Written by Jack Elliott |
How to accomplish mastery in doing what you love to do
I believe we are all called to be “masters” at something. We all know of people who “do what they love” for a living and they seem to do it masterfully. Others work at a job that allows them to “do what they love” as a hobby or sport. Whether you do it for a living, or just for the love of the game, success or mastery require that you approach it as master would.
Malcolm Gladwell suggests that mastery only comes after you have already dedicated 10,000 hours to the thing you love. Anders Ericsson, who is recognized as one of the world’s leading researchers into high performance, makes the case that it’s not inherited talent that determines how good we become at something, but rather how hard we are willing to work to make it so! He calls this “Deliberate Practice.”
If you want to really master something, it’s going to require your willingness to push past your comfort zone, coping with frustration and struggle, and allowing for setbacks and failures. Masters know this, which is why Masters are always practicing. If you are doing what you love, then something such as commitment to excellence might be a reality; however, if you are merely doing what you like, then mastery may elude you.
How committed are you?
I’ve found, in my work with coaching clients (especially surrounding “their calling”) that it’s possible to build any given skill or capacity in the same systematic way. Honor your values above all else, only do what you love, do the work that is yours to do and believe that mastery will follow. As Aristotle pointed out, “We are what we repeatedly do.” Here are my seven steps to living a purposeful life, and mastering what you love.
1. Honor your values. Know them. Honor them, and never take on any job, hobby or practice that doesn’t reflect your values.
2. Pursue what you love. If you do what you love, you will have unlimited passion to do what it takes to be successful.
3. First things first! It’s natural to want to do the easy things, we all move instinctively toward pleasure; however the Masters use “delayed gratification” as a motivator, and they take on the difficult work of practicing in the morning, before they do anything else. That’s when most of us have the most energy and the fewest distractions. I love working with my coaching clients, but I find I am more attentive and a better coach if I have handled all my emails, phone calls and office tasks early in the morning, and then I get to spend the rest of my day doing what I love.
4. Practice intensely for a limited amount of time. Just be focused! It’s suggested that practice periods of no longer than 90 minutes are optimum. Ninety minutes is about the maximum amount of time anyone can maintain a high level of focus to any given activity. The evidence is equally strong that great performers practice no more than 4.5 hours a day with a significant break every 90 minutes.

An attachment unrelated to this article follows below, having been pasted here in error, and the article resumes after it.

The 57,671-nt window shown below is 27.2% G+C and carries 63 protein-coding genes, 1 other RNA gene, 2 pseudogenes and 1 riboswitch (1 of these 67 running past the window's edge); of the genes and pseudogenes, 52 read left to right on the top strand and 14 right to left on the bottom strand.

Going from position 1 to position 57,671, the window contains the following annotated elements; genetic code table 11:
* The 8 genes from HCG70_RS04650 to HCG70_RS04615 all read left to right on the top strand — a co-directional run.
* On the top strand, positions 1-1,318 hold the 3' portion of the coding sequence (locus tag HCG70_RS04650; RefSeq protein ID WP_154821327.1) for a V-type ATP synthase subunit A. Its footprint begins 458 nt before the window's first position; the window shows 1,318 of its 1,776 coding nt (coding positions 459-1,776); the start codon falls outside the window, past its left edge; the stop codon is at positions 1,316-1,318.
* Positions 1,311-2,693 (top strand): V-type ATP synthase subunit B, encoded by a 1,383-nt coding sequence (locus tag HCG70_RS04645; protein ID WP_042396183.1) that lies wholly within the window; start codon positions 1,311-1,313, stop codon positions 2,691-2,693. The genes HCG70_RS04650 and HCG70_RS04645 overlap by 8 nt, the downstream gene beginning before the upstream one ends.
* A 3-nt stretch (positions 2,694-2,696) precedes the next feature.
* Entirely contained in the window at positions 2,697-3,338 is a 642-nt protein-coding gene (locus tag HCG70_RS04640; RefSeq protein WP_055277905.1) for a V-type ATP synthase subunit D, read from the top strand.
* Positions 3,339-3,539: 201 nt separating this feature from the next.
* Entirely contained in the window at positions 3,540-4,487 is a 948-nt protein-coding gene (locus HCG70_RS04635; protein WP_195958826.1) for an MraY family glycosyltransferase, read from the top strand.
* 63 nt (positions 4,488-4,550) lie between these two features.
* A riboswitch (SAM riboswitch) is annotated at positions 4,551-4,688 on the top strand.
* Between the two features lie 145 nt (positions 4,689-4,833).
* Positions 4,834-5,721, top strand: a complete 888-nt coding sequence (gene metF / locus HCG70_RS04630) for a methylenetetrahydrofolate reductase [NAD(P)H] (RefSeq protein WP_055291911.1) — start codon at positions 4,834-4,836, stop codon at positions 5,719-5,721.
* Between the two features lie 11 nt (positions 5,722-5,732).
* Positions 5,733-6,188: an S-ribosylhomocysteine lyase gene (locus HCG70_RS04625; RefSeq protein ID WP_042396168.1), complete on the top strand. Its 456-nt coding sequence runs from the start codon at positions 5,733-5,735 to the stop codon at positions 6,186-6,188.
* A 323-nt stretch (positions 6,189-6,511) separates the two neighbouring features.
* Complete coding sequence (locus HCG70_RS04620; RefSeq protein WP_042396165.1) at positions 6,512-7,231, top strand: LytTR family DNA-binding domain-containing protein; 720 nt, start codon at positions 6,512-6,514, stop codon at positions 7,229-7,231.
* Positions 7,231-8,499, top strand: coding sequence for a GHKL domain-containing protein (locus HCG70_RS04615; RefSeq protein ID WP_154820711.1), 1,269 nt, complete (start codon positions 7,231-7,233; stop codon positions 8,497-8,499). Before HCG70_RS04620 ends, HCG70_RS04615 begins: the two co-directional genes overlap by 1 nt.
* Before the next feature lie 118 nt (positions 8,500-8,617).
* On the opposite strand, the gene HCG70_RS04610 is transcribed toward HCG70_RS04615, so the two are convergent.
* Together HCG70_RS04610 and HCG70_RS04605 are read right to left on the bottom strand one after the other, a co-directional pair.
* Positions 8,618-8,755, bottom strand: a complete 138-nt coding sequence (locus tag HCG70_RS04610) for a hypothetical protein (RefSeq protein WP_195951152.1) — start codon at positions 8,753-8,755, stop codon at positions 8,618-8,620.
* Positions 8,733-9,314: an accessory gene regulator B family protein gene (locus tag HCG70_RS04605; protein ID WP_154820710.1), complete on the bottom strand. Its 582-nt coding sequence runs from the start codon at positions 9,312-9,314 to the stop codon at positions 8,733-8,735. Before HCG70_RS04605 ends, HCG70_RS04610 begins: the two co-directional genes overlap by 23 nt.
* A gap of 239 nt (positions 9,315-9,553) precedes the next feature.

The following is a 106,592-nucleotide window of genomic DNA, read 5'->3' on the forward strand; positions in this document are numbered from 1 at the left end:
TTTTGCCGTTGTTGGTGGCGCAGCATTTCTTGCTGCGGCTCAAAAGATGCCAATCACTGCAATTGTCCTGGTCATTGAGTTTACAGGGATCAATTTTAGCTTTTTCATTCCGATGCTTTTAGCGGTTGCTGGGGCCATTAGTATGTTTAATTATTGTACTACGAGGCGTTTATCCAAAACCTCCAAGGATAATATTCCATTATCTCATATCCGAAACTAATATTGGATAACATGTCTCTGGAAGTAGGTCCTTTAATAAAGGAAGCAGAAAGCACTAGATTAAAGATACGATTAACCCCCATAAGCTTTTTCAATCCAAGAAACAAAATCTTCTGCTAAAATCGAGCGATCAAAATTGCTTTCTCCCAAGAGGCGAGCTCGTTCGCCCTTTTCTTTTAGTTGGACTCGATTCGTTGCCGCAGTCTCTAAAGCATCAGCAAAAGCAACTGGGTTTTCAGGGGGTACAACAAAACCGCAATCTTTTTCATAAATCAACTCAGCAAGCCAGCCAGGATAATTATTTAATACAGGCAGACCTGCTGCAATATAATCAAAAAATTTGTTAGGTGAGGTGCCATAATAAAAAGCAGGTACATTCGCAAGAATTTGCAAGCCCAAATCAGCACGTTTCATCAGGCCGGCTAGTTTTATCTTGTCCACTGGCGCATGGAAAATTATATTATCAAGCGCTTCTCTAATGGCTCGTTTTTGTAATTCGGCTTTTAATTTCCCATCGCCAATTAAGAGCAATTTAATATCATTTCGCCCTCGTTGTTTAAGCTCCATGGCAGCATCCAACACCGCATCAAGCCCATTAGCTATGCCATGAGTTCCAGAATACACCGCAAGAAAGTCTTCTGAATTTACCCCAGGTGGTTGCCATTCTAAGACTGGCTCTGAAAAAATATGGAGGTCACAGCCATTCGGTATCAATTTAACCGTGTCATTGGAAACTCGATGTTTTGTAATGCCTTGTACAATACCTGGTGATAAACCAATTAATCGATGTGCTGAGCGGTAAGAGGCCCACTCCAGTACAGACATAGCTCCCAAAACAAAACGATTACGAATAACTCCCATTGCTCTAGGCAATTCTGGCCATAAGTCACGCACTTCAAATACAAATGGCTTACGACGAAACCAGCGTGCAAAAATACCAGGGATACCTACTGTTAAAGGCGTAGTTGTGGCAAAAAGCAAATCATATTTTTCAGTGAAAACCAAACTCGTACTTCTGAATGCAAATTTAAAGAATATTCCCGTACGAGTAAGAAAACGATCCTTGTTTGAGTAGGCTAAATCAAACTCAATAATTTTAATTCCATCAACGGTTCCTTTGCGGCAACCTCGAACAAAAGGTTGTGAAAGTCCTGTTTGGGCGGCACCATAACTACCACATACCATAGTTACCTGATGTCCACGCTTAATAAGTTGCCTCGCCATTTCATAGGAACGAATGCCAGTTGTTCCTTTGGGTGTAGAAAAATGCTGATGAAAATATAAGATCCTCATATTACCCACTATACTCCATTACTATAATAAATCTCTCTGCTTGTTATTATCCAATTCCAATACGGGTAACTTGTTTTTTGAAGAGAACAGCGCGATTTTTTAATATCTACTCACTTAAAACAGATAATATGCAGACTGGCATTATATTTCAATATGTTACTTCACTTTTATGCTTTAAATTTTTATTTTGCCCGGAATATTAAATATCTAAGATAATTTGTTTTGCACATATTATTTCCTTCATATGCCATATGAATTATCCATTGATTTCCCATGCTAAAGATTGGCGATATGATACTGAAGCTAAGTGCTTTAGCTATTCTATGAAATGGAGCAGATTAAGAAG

5. Renew Your Mind, Body and Spirit. After you’ve been focusing for hours on your practice, do something nurturing immediately following such an intense effort. Meditation is an ideal transition. During meditation your right hemisphere becomes more dominant, which can lead to creative breakthroughs, or for you to “hear” a Divinely inspired message to come through.
6. Seek limited guidance. The simpler and more precise the feedback, the more equipped you are to make adjustments to your game, or to accept a new idea. Too much feedback, too continuously, however, can created cognitive overload, increase your anxiety, and lead to you become distracted or confused. Remember, only seek feedback from someone aligned with your values.
7. Ritual practice. Will and discipline are wildly overrated. Researchers agree that none of us have very much will and discipline. But there is hope. Those same researchers say the best way to ensure you’ll take on a difficult task is to make a ritual out of it. It is suggested that you build specific, inviolable times at which you do your thing. This way, over time, you do it without having to squander energy thinking about when to do what–that’s deliberate practice! I have a client who is a pro bowler. He travels all over the country playing in tournaments nearly every weekend. He loves his life and his profession. But what does he do on Mondays, Tuesdays, Wednesdays and Thursdays? Practice! At least for 90 minutes every day, before he does anything else. What does he do right before a tournament? Practice for 90 minutes.
Follow these simple steps and you will see dramatic results in either your game or work performance.
Jack Elliott is a Life Coach that specializes in assisting folks through transition–especially Career Transitions. To learn more about his practice, visit jackelliott.com, or email him at firstname.lastname@example.org.